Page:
Mentions: Blind ending sinus tracts and fistulae may develop in active CD due to transmural bowel inflammation and penetrating ulceration. Enteroenteric (Fig. 12a), enterocolic, enterovesical and enterocutaneous (Fig. 12b) fistulae may arise. These are usually well demonstrated on the True FISP and HASTE sequences due to high signal fluid content within the tracts, but will also be seen as rim-enhancing low-signal tracts on the post-contrast images. The ‘star’ sign (Fig. 12c, d) is where multiple converging loops of inflamed bowel are seen and is suggestive of enteroenteric fistulae. It has been shown that MRE has an overall sensitivity for sinus tracts and fistulae of >75% and specificity of 100%, when compared with MR enteroclysis and conventional enteroclysis as the reference standards [6].Fig. 12

Bottom Line: Clinical indices, endoscopic and histological findings have traditionally been used as surrogate markers but all have limitations.MRE can help address this question.The purpose of this pictorial review is to (1) detail the MRE protocol used at our institution; (2) describe the rationale for the MR sequences used and their limitations; (3) compare MRE with other small bowel imaging techniques; (4) discuss how MRE can help distinguish between inflammatory, stricturing and penetrating disease, and thus facilitate management of this difficult condition.

View Article: PubMed Central - PubMed

Affiliation: Department of Radiology, Guy's & St Thomas' Hospital, Westminster Bridge Road, London, SE1 7EH, UK, nyreegriffin100@gmail.com.

ABSTRACT
Magnetic resonance enterography (MRE) is fast becoming the first-line radiological investigation to evaluate the small bowel in patients with Crohn's disease. It can demonstrate both mural and extramural complications. The lack of ionizing radiation, together with high-contrast resolution, multiplanar capability and cine-imaging make it an attractive imaging modality in such patients who need prolonged follow-up. A key question in the management of such patients is the assessment of disease activity. Clinical indices, endoscopic and histological findings have traditionally been used as surrogate markers but all have limitations. MRE can help address this question. The purpose of this pictorial review is to (1) detail the MRE protocol used at our institution; (2) describe the rationale for the MR sequences used and their limitations; (3) compare MRE with other small bowel imaging techniques; (4) discuss how MRE can help distinguish between inflammatory, stricturing and penetrating disease, and thus facilitate management of this difficult condition. Main Messages • MR enterography (MRE) is the preferred imaging investigation to assess Crohn's disease. T2-weighted, post-contrast and diffusion-weighted imaging (DWI) can be used. • MRE offers no radiation exposure, high-contrast resolution, multiplanar ability and cine imaging. • MRE can help define disease activity, a key question in the management of Crohn's disease. • MRE can help distinguish between inflammatory, stricturing and penetrating disease. • MRE can demonstrate both mural and extramural complications.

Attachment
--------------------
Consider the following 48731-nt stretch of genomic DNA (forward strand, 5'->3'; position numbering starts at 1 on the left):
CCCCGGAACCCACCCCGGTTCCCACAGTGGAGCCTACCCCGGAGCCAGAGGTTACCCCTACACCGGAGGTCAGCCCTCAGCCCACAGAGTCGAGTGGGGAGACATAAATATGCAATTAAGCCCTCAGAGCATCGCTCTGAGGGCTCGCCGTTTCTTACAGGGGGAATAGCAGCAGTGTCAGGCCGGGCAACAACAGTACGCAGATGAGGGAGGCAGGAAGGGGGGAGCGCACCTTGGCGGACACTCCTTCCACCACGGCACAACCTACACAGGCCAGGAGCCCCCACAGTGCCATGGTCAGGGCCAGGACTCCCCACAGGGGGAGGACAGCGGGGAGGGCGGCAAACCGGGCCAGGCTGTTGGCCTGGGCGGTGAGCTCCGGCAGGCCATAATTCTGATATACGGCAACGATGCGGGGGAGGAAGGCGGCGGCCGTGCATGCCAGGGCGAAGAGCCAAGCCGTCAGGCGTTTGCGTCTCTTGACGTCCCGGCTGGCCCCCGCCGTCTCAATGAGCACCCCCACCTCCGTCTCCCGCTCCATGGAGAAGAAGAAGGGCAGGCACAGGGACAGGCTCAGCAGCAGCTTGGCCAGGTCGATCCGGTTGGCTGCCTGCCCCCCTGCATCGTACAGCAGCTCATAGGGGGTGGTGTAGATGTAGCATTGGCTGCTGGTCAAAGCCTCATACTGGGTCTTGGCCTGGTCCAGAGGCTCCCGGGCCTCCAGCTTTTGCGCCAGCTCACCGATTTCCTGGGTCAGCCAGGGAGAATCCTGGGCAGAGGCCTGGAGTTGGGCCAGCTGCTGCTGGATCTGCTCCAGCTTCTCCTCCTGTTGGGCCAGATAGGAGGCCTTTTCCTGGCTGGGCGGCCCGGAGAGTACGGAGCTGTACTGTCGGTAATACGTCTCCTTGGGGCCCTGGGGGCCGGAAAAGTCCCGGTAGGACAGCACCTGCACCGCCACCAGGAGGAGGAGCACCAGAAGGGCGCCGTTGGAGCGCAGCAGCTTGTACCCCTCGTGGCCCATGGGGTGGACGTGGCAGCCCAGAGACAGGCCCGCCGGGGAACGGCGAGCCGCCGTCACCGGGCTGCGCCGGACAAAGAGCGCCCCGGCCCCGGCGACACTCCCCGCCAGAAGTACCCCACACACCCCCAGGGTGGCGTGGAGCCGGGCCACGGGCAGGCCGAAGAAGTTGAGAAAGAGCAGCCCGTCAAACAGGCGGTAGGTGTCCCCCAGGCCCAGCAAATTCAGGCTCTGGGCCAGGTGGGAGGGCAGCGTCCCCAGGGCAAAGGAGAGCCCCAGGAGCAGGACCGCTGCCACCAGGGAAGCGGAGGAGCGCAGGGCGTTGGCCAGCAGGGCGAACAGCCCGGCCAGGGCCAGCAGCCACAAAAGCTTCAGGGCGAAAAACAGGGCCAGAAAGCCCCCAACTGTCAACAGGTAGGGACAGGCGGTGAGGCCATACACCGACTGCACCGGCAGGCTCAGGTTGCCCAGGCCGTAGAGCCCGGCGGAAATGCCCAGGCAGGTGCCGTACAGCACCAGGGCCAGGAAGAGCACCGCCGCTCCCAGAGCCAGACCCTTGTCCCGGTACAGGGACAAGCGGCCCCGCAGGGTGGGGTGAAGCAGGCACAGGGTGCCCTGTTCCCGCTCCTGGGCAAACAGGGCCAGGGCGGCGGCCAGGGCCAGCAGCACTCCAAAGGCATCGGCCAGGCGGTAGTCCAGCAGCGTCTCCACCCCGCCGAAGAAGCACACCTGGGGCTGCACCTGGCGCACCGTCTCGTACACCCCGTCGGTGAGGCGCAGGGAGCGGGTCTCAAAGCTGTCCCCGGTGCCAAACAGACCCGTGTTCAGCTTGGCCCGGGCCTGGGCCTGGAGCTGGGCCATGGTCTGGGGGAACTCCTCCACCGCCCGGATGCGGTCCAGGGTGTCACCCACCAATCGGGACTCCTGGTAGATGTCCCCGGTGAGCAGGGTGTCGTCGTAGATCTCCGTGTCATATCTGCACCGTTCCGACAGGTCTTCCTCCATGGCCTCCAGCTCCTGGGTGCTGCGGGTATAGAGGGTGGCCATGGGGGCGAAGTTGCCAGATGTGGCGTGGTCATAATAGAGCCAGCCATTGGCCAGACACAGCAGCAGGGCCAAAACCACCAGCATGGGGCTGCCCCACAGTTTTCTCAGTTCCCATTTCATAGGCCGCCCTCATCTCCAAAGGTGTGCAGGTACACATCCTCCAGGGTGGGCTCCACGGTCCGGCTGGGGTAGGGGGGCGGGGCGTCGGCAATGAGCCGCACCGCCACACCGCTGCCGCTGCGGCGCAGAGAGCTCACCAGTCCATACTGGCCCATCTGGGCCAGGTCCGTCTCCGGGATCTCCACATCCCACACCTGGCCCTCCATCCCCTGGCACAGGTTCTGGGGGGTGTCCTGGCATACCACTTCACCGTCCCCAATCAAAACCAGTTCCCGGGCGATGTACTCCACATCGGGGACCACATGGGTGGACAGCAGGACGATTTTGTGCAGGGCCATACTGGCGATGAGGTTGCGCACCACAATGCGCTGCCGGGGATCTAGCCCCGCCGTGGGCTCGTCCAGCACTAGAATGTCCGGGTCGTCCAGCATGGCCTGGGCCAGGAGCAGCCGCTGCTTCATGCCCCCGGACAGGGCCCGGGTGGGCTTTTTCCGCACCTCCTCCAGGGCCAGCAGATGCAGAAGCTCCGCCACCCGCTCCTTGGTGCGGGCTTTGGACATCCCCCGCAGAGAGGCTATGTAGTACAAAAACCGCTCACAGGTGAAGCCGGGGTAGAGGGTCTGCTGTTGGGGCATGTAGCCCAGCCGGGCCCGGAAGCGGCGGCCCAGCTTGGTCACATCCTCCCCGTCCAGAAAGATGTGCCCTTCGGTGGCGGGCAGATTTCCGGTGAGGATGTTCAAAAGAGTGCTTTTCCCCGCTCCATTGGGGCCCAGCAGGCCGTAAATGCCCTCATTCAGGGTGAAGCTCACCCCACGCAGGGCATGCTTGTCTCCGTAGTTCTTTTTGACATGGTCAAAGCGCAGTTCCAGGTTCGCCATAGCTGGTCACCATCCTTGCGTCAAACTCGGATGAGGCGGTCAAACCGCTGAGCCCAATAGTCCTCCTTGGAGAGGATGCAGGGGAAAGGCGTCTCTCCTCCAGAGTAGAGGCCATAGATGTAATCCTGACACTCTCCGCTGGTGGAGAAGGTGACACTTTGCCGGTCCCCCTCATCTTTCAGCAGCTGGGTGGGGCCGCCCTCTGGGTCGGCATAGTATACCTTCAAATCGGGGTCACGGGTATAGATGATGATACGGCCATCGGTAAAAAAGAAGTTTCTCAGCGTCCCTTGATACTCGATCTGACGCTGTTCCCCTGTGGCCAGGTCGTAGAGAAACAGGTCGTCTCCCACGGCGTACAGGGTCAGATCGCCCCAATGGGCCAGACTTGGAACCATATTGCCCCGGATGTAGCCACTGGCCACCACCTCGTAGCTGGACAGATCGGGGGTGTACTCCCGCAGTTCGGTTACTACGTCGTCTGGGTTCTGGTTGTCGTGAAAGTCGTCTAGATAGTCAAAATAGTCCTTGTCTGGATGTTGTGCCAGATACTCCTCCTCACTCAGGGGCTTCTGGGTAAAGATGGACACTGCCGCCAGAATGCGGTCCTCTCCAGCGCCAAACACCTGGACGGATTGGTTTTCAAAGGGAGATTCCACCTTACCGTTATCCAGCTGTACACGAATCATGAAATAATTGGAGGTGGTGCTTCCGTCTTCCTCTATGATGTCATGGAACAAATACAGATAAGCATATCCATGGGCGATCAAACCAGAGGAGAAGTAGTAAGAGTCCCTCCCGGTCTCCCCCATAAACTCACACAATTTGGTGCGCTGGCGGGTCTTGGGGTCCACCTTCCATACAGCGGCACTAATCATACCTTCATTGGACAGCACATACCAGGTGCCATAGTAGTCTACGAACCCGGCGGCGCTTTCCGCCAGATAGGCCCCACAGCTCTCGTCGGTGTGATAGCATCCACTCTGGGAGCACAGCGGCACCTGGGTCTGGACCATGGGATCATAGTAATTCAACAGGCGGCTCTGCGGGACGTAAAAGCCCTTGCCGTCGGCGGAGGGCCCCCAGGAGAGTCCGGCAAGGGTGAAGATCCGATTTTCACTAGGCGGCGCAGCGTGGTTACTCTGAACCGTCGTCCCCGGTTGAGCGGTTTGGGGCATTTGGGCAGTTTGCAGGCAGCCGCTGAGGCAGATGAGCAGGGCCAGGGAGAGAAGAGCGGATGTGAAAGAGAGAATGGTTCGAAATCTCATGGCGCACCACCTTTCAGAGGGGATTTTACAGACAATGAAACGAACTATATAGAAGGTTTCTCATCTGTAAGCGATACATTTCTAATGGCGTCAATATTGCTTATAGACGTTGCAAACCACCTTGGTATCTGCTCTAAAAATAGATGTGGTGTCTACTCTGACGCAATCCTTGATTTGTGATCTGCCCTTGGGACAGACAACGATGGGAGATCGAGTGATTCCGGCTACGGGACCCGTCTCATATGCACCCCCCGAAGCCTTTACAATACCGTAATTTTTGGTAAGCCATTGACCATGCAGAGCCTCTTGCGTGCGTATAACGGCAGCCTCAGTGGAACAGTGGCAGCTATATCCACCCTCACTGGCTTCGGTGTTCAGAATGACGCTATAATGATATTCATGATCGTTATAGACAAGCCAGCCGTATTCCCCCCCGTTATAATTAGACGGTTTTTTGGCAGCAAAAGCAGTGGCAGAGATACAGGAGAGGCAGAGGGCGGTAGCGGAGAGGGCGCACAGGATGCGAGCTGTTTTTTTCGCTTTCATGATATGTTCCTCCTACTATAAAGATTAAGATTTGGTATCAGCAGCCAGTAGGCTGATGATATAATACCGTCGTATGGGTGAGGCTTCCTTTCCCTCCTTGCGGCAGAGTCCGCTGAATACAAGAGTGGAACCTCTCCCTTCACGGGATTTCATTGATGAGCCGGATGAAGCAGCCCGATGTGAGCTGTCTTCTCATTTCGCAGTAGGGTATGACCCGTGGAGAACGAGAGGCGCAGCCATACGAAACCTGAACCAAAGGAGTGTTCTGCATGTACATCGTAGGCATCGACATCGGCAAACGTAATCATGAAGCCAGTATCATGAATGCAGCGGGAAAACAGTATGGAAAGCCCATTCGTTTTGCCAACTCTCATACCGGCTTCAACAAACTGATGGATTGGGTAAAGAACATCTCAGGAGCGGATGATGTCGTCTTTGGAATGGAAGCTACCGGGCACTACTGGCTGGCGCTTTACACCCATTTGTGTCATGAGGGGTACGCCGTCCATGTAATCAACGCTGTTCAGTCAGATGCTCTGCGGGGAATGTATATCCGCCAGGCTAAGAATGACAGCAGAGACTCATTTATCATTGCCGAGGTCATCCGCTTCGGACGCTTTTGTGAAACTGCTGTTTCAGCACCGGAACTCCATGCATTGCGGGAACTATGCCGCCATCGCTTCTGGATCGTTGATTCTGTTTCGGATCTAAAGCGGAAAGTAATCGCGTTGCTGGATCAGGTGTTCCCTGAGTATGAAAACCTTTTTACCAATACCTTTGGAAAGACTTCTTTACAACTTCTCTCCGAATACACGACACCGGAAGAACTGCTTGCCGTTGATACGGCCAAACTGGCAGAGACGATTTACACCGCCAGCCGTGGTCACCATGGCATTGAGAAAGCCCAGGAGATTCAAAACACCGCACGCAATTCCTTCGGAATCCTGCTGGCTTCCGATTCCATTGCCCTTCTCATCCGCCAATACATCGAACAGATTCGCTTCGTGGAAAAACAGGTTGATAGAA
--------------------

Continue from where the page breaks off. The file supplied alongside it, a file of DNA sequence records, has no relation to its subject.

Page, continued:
No MeSH data available.


Related in: MedlinePlus